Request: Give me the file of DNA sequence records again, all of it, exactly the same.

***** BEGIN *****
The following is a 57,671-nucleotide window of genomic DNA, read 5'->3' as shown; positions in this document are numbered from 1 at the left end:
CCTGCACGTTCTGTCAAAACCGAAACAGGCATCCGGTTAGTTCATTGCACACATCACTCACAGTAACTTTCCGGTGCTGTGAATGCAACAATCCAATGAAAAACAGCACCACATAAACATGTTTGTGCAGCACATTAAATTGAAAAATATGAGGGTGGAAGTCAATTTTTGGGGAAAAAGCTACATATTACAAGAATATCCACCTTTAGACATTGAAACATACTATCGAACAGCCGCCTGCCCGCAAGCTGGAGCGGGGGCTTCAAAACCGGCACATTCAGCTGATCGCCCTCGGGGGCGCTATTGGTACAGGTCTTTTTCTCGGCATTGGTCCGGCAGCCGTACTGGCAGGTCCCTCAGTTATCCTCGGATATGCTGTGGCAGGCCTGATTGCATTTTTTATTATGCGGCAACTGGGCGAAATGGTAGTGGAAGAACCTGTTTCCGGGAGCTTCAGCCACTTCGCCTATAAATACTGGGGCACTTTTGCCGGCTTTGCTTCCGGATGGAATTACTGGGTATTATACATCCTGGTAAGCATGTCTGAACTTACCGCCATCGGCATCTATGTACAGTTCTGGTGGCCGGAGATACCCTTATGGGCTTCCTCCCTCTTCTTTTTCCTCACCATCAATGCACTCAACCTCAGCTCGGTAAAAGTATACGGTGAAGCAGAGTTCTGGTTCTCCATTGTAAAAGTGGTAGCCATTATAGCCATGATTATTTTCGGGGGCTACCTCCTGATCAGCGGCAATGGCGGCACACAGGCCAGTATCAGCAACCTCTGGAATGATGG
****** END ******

The following is a 57,671-nucleotide window of genomic DNA, read 5'->3' as shown; positions in this document are numbered from 1 at the left end:
CCTGCACGTTCTGTCAAAACCGAAACAGGCATCCGGTTAGTTCATTGCACACATCACTCACAGTAACTTTCCGGTGCTGTGAATGCAACAATCCAATGAAAAACAGCACCACATAAACATGTTTGTGCAGCACATTAAATTGAAAAATATGAGGGTGGAAGTCAATTTTTGGGGAAAAAGCTACATATTACAAGAATATCCACCTTTAGACATTGAAACATACTATCGAACAGCCGCCTGCCCGCAAGCTGGAGCGGGGGCTTCAAAACCGGCACATTCAGCTGATCGCCCTCGGGGGCGCTATTGGTACAGGTCTTTTTCTCGGCATTGGTCCGGCAGCCGTACTGGCAGGTCCCTCAGTTATCCTCGGATATGCTGTGGCAGGCCTGATTGCATTTTTTATTATGCGGCAACTGGGCGAAATGGTAGTGGAAGAACCTGTTTCCGGGAGCTTCAGCCACTTCGCCTATAAATACTGGGGCACTTTTGCCGGCTTTGCTTCCGGATGGAATTACTGGGTATTATACATCCTGGTAAGCATGTCTGAACTTACCGCCATCGGCATCTATGTACAGTTCTGGTGGCCGGAGATACCCTTATGGGCTTCCTCCCTCTTCTTTTTCCTCACCATCAATGCACTCAACCTCAGCTCGGTAAAAGTATACGGTGAAGCAGAGTTCTGGTTCTCCATTGTAAAAGTGGTAGCCATTATAGCCATGATTATTTTCGGGGGCTACCTCCTGATCAGCGGCAATGGCGGCACACAGGCCAGTATCAGCAACCTCTGGAATGATGG